Grandmother's Secrets : The Ancient Rituals and Healing Power of Belly Dancing by Rosina-Fawzia B. Al-Rawi, Monique Arav (Translator)
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The Gilded Serpent presents...

by Bert Balladine

In the early 60's I arrived in San Francisco from the Far and Middle East, where I had been touring as an acrobatic dance team (also known in the trade as an "adagio team"). We did anything from jazz to Spanish to fantasy. We even had a pseudo-Arabic fantasy number which played well in Middle Eastern countries but was much too vaudeville for American audiences. Here we only performed it in a month-long theatrical production in Denver.

I wanted to stay in San Francisco, because it was my American home; however, jobs for dance teams were very scarce and that was our sole source of income. So, my partner, Carol, became Princess Samia and danced at Gigi's
and I became the house choreographer at the Moulin Rouge. As I was an all-around dancer, I was able to work in many styles and clubs. This was when Broadway was in its heyday. As my cousin has told me, for many years earlier all show business enterprises were in the "International Settlement", which was a couple of blocks long on a street just below Broadway, probably Pacific Avenue. With the passage of time, the area had gotten quite seedy and even promoted the reputation of being "naughty", so the city fathers decided to "clean it up", which eventually had the effect of killing it. As a result, some businesses, like Bea and Ray Goman's Gay 90s, (the Goman's son, incidentally, Ray, Jr., became a TV personality) moved to Broadway and originally the area started out pretty classy. One of the old standbys, the Bocce Ball, even offered operatic entertainment. Ann's 440 featured a variety program and a young singer who started out there eventually became very famous - Johnny Mathis. The topless craze moved in later.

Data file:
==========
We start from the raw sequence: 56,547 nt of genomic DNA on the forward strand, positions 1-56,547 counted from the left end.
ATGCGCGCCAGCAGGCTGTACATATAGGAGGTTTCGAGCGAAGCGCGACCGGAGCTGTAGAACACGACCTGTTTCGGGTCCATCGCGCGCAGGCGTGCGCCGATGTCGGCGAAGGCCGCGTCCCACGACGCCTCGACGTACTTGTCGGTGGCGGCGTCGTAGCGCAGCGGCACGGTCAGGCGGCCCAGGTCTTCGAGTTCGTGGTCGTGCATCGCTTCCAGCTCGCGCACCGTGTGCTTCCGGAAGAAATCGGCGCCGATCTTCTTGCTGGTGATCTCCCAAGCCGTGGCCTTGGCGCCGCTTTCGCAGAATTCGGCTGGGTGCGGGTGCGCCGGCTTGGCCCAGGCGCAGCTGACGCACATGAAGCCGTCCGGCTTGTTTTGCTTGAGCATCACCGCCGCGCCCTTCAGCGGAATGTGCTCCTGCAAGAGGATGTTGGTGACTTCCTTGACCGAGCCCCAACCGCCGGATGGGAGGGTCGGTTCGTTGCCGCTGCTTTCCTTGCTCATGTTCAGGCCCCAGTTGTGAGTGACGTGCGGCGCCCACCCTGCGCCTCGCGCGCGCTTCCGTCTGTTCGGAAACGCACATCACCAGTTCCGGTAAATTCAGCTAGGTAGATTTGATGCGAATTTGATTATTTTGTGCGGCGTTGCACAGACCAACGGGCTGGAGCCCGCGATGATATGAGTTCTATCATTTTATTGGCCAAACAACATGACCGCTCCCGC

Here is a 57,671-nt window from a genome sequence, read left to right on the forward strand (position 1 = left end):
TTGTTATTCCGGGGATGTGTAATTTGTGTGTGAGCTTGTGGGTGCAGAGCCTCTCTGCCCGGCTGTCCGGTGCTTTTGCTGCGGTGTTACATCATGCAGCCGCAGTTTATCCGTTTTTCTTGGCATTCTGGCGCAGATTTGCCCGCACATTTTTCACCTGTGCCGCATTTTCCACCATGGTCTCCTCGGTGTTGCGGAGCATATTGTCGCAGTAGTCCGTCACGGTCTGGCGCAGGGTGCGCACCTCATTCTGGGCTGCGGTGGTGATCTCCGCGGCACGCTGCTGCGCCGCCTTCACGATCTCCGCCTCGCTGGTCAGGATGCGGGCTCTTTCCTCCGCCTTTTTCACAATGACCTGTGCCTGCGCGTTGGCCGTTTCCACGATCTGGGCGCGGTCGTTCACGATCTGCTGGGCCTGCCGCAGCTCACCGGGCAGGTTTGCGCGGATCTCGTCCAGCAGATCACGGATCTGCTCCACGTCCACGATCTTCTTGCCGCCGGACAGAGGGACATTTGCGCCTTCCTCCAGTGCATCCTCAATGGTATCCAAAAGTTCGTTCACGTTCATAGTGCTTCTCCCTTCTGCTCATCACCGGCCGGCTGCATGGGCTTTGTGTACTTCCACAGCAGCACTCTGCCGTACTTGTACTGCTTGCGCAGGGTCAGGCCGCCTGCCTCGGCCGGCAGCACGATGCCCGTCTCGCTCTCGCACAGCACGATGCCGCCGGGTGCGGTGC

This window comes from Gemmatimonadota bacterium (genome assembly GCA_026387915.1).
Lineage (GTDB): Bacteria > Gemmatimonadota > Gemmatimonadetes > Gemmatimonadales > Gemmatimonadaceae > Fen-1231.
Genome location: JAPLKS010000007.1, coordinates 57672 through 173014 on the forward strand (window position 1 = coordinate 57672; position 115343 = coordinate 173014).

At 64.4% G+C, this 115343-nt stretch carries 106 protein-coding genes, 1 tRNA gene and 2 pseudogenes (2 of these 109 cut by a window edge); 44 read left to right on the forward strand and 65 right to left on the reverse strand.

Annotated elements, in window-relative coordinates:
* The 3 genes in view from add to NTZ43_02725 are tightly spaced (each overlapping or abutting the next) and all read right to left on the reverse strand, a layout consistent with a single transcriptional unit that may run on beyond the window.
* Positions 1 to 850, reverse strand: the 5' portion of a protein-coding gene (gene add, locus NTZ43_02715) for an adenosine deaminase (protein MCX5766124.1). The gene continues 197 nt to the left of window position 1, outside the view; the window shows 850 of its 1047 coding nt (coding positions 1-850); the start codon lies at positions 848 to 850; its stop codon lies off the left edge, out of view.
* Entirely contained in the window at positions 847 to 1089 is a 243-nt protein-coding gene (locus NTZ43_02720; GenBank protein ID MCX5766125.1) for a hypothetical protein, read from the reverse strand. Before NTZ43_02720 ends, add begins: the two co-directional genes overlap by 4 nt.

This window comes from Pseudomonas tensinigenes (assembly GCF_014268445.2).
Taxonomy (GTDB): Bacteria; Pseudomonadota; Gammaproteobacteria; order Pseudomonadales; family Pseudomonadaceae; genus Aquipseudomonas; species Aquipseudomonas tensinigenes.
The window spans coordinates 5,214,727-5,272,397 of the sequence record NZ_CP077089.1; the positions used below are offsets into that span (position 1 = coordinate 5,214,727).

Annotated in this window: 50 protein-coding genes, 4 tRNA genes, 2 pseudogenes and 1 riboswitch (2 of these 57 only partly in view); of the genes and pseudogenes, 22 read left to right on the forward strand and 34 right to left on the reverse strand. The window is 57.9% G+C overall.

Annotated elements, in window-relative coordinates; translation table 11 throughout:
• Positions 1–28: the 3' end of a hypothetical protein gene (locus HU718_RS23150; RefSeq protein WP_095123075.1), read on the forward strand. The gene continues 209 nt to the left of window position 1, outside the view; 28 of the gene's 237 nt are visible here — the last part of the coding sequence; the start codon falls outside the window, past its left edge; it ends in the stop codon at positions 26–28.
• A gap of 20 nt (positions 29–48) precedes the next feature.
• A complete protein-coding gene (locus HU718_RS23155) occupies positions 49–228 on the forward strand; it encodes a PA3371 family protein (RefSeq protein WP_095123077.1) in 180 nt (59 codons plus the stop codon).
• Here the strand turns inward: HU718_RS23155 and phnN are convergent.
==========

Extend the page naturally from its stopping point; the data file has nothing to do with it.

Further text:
The Middle Eastern clubs (Gigi's, 12 Adler, Bagdad and later the Casbah) were not the only ones who had belly dancers. I have personally worked at the Spaghetti Factory, the Casa Madrid, the Sinaloa, Bimbo's, the Red Balloon, Miss Keiko's Chi Chi Club and the Garden of Eden . . . and others I can't recall. Princess Samia left for Europe and my first partner in the Middle Eastern genre was the late Sabah (Jamie Miller). I also had a troupe of four dancers (the first interracial group, I might add) that appeared on club dates all over the Bay Area in a Spanish-Moroccan show with the late Cruz Luna, who was an international Flamenco star and a dear friend of mine. We had to call it Spanish-Moroccan in order to mix the two dance disciplines, a very successful combination. Finger cymbals and castanets sound good together. I ate fire and Sharlyn, then a budding star, danced with a snake. I still treasure a poster where we "Los Belly Dancers con Culebras Vivas"

This is the first installment of what I hope will be many funny and interesting anecdotes about the old days on Broadway and North Beach. Things might not necessarily appear in correct chronological order, but, as time moves on, memories fade and/or change.


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Dancer, Teacher, & Writer


Amina Goodyear
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Sabah /
Jamie Miller
Dancer & Teacher


Fadil Shahin
Musician & Club Owner


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